Date: Mon, 26 Jun 1995 13:18:49 -0500

[Benay Blend <BLEND@ALPHA.NSULA.EDU> asks:]

Recently I was asked during an interview for a position teaching ethnic studies courses to define "pluralism" and "diversity" and then give the difference implied in the meanings of the two terms.

I wasn't aware that this was an historiographical debate, and so

would like some input as to how others would have responded to this

question in case it is posed to me again. Thanks in advance,

Benay Blend

Date: Wed, 28 Jun 1995 15:38:38 -0500

[Jim Castelli <> writes:]

I'm not familiar with whatever academic debate may be going on, but I would distinguish them this way:

* "diversity" describes a fact, the existence of different cultures, races, religions, etc.

* "pluralism" is a value system that celebrates diversity, tolerance, and shared values.

It's possible to acknowledge diversity while opposing pluralism; "I know those people are different, but I want to convert them."

Jim Castelli

Date: Wed, 28 Jun 1995 20:52:38 -0500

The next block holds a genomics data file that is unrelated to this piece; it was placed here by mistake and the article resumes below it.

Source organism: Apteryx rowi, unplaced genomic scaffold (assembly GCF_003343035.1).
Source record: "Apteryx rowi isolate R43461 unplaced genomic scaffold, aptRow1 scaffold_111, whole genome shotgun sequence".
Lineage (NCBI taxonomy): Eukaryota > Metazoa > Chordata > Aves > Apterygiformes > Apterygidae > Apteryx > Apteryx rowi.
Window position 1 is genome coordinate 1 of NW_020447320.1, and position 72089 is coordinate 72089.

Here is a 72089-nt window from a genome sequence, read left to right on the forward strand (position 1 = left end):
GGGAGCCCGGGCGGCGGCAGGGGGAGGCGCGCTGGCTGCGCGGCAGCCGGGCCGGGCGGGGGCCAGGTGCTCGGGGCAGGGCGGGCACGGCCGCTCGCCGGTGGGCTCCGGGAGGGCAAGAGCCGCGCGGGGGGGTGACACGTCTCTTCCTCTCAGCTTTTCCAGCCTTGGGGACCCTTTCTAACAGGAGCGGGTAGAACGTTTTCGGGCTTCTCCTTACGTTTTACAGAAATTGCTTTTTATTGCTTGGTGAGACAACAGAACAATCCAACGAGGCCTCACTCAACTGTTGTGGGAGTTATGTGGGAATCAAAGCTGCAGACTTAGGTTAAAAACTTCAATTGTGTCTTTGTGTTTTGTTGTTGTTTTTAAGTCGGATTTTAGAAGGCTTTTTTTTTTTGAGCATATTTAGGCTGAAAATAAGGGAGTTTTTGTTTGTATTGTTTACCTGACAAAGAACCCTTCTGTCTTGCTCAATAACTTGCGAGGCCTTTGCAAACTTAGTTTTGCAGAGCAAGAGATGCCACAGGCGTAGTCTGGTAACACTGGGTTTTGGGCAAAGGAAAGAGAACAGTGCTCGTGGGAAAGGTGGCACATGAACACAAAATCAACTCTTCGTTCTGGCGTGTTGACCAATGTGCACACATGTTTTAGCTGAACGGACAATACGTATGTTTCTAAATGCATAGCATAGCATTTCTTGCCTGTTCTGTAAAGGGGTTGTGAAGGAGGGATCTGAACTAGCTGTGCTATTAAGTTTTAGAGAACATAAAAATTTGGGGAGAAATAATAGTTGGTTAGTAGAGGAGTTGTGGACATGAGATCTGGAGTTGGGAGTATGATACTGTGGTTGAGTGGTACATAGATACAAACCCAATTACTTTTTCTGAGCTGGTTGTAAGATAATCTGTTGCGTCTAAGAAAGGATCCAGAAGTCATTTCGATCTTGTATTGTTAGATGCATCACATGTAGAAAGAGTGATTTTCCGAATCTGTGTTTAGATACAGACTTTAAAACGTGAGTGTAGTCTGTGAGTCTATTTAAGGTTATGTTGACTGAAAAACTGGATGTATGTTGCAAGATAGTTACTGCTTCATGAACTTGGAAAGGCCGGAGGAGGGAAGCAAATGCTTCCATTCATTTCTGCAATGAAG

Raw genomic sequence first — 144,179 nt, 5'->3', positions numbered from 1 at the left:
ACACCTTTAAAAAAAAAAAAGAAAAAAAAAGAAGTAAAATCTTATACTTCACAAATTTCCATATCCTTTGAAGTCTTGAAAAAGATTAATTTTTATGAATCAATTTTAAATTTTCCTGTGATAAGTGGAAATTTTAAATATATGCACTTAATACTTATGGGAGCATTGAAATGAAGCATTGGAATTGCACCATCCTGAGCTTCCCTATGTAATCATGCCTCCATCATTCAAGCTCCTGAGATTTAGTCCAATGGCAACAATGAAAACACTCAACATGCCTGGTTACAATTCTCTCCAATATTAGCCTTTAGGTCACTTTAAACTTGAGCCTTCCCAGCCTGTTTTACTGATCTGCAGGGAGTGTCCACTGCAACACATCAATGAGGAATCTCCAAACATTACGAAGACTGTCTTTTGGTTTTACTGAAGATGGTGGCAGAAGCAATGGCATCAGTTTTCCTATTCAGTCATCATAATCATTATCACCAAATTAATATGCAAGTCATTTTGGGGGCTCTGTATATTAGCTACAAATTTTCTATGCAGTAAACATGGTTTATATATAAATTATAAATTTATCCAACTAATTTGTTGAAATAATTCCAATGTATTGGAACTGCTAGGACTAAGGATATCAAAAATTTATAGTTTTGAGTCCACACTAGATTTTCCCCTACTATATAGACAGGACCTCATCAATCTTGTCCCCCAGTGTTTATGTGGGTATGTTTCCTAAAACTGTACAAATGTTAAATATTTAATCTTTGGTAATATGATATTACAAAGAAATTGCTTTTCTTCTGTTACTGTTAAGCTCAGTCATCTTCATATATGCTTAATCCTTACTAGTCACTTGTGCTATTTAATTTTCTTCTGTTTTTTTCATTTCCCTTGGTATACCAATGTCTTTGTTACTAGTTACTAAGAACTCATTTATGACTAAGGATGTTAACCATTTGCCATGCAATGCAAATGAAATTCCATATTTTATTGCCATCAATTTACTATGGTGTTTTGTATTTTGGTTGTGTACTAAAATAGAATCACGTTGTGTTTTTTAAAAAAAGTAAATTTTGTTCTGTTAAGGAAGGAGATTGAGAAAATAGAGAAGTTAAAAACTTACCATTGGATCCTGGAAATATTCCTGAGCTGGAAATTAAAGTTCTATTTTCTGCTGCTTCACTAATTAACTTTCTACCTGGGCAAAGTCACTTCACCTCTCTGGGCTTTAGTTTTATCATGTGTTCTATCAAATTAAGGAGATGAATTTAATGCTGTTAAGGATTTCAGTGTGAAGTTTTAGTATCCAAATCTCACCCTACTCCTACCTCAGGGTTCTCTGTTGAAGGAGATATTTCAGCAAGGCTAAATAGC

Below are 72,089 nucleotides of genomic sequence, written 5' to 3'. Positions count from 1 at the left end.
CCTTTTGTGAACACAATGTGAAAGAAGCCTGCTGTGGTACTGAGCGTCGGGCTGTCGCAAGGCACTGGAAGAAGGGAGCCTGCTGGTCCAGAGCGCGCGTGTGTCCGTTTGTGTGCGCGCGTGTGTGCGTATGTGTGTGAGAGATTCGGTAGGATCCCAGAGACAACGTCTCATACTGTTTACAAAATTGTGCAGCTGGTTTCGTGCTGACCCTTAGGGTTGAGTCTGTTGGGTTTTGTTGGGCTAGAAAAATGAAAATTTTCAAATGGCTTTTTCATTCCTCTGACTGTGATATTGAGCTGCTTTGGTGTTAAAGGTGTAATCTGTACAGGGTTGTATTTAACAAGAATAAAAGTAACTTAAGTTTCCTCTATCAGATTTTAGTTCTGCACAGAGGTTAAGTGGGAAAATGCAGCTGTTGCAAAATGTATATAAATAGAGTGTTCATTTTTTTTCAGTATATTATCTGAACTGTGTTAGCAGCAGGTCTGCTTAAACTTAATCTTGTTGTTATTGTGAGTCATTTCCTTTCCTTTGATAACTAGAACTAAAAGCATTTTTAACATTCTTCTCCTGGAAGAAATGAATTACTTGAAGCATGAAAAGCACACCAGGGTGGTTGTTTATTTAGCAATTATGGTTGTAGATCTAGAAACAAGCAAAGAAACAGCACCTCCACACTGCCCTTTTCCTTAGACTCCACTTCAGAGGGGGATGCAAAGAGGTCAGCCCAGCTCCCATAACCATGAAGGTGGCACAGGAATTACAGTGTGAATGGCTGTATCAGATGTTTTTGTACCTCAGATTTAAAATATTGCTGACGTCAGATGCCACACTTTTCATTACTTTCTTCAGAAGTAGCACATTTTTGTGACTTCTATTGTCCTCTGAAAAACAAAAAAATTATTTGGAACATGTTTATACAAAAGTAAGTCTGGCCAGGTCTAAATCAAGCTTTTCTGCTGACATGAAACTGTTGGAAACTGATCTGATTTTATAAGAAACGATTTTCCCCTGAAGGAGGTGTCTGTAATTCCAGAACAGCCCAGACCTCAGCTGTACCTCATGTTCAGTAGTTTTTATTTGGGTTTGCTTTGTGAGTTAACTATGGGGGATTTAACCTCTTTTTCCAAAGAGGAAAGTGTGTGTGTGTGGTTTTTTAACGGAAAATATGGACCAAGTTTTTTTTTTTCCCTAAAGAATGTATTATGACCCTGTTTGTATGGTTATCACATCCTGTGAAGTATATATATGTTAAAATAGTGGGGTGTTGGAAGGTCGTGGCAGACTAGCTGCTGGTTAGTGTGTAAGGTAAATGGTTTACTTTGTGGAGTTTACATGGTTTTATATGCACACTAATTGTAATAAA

Reply-To: H-NET List on Ethnic History <H-ETHNIC@MSU.EDU>

Sender: H-NET List on Ethnic History <H-ETHNIC@MSU.EDU>

[Rick Perlstein <Perlstein@AOL.COM> writes:]

Actually, as I've heard it, "pluralism" refers to nineteen-fifties-ish melting pot ideology: We love all kinds of folks, as long as they act American. The World War II platoon movie. "Diversity" is more of a 90s attempt to narrate the Great American Sald Bowl: A separate Black war movie, Hispanic war movie, etc.

Rick Perlstein

Date: Thu, 29 Jun 1995 05:44:40 -0500

Reply-To: H-NET List on Ethnic History <H-ETHNIC@MSU.EDU>

Sender: H-NET List on Ethnic History <H-ETHNIC@MSU.EDU>

[Larry Greil <fgreil@BIGVAX.ALFRED.EDU> writes:]

In the sociological and anthropological literature on ethnicity, pluralism is used in several different ways. Most American writers seem to use the term the way Milton Gordon used it-to refer either to the condition of multiple groups existing side by side in relative harmony or to the ideology that says that groups ought to exist side by side in relative harmony. There is a competing, minority, usage (which I prefer), found in the works of J.S. Furnivall and M.G. Smith, among others, which calls a society pluralist if it has multiple sets of duplicatory institutions. By this definition, South African Apartheid, Dutch "pillerization," and Swiss "cross-cutting cleavages" would all be examples of pluralism. In this version of pluralism, groups may or may not be equal. Pluralism has also been used to refer to the view of Riesman, Dahl, and others that American democracy is characterized by competing centers of power which counter-balance one another. Pluralism is one of those terms that seems to be meaningful until we actually start asking people what we mean by it.

Larry Greil